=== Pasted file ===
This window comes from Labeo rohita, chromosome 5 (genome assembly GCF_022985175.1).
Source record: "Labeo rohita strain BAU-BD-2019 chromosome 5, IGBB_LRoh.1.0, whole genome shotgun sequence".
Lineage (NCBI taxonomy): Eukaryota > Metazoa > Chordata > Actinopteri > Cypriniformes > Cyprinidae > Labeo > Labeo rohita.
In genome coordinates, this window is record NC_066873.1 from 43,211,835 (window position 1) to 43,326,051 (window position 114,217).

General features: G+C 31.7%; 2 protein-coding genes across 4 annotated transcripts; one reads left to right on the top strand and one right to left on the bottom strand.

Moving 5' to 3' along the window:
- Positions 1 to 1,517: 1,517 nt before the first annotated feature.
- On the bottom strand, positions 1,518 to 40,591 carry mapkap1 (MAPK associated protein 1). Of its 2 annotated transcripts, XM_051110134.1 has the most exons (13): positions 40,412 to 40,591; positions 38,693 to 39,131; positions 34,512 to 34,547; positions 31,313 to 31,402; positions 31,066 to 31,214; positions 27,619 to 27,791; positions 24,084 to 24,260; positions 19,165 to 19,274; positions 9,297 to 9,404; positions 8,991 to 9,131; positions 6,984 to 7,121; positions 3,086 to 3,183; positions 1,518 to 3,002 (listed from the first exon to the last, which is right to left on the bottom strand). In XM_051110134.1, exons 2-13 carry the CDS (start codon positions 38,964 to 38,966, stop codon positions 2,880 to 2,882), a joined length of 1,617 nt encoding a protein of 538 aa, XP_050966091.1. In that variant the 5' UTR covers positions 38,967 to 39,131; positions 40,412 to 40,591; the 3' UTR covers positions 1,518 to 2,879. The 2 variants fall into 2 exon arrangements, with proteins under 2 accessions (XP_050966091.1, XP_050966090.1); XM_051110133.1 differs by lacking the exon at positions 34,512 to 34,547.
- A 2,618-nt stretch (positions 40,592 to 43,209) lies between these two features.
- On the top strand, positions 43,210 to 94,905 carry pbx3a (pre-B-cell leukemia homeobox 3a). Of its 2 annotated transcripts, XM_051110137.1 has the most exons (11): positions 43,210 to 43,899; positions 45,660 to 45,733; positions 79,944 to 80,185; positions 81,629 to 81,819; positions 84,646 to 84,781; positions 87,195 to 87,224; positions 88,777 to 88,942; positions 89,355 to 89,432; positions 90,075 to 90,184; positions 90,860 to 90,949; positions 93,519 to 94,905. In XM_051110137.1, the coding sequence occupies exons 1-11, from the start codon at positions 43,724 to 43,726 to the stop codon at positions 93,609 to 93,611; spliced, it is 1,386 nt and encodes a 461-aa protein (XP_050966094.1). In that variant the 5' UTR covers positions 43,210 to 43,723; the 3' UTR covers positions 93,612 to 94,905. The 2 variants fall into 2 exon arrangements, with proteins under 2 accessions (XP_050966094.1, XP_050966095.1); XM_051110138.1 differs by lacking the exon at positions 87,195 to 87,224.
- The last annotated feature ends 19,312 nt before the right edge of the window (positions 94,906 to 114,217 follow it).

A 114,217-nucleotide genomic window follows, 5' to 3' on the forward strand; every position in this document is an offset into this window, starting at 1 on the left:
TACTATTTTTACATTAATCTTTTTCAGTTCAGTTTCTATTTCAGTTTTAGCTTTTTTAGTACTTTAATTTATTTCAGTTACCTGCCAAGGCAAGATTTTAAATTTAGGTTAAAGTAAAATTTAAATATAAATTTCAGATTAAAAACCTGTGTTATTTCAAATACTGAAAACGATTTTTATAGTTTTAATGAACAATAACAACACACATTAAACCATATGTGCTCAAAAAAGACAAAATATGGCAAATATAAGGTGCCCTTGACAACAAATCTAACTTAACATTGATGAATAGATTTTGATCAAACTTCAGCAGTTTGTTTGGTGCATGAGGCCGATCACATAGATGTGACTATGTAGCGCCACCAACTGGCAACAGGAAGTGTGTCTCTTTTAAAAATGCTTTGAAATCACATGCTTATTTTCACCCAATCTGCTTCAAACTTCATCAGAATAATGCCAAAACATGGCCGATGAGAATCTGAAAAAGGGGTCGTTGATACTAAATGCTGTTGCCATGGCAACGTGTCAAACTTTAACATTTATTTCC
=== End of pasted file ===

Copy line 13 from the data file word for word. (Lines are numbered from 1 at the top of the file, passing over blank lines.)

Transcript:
TACTATTTTTACATTAATCTTTTTCAGTTCAGTTTCTATTTCAGTTTTAGCTTTTTTAGTACTTTAATTTATTTCAGTTACCTGCCAAGGCAAGATTTTAAATTTAGGTTAAAGTAAAATTTAAATATAAATTTCAGATTAAAAACCTGTGTTATTTCAAATACTGAAAACGATTTTTATAGTTTTAATGAACAATAACAACACACATTAAACCATATGTGCTCAAAAAAGACAAAATATGGCAAATATAAGGTGCCCTTGACAACAAATCTAACTTAACATTGATGAATAGATTTTGATCAAACTTCAGCAGTTTGTTTGGTGCATGAGGCCGATCACATAGATGTGACTATGTAGCGCCACCAACTGGCAACAGGAAGTGTGTCTCTTTTAAAAATGCTTTGAAATCACATGCTTATTTTCACCCAATCTGCTTCAAACTTCATCAGAATAATGCCAAAACATGGCCGATGAGAATCTGAAAAAGGGGTCGTTGATACTAAATGCTGTTGCCATGGCAACGTGTCAAACTTTAACATTTATTTCC